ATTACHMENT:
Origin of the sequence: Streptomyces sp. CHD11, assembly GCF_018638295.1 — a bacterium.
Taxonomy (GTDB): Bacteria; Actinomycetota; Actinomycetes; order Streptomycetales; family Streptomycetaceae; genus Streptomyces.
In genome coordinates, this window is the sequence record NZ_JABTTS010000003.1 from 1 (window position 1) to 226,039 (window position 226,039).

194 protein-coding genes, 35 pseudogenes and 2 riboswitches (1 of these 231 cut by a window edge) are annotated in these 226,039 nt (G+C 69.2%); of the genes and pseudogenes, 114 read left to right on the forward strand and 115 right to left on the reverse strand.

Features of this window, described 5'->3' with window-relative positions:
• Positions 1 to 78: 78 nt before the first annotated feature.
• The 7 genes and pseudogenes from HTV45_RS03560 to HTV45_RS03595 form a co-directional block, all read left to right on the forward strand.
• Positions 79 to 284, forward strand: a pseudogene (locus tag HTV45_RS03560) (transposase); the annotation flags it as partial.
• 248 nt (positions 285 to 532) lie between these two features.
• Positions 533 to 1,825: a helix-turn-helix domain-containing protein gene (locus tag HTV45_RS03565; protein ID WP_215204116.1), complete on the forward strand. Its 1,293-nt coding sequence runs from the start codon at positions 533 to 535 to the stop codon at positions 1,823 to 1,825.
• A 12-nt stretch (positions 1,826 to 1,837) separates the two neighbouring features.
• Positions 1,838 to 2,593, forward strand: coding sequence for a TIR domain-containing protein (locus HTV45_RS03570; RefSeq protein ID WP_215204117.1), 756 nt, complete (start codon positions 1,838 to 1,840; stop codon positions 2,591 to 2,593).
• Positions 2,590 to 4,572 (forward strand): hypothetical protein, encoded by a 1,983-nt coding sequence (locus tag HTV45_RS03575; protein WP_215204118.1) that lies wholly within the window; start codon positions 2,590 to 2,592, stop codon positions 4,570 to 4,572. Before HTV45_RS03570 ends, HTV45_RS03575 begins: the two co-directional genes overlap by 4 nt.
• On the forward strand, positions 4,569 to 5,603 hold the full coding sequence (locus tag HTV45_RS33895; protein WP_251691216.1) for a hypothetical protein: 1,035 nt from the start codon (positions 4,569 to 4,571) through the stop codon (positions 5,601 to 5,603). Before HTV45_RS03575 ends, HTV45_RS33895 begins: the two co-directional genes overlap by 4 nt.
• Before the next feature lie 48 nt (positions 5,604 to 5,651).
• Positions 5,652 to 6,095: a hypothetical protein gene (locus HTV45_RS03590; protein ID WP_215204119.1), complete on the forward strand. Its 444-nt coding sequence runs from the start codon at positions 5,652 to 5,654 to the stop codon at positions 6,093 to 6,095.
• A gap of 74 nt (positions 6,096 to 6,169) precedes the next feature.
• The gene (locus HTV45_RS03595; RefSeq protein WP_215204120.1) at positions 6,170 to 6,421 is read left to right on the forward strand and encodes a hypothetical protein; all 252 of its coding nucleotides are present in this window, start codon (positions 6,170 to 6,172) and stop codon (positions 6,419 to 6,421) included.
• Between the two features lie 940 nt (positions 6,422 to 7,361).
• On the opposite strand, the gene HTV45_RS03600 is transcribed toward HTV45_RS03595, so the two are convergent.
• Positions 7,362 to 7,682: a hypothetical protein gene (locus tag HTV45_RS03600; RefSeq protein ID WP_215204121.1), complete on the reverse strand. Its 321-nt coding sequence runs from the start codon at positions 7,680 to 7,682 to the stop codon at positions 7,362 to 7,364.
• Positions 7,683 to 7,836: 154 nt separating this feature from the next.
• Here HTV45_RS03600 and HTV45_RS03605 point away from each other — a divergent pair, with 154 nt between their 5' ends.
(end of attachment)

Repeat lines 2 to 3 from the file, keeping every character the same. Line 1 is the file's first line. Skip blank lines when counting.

Taxonomy (GTDB): Bacteria; Actinomycetota; Actinomycetes; order Streptomycetales; family Streptomycetaceae; genus Streptomyces.
In genome coordinates, this window is the sequence record NZ_JABTTS010000003.1 from 1 (window position 1) to 226,039 (window position 226,039).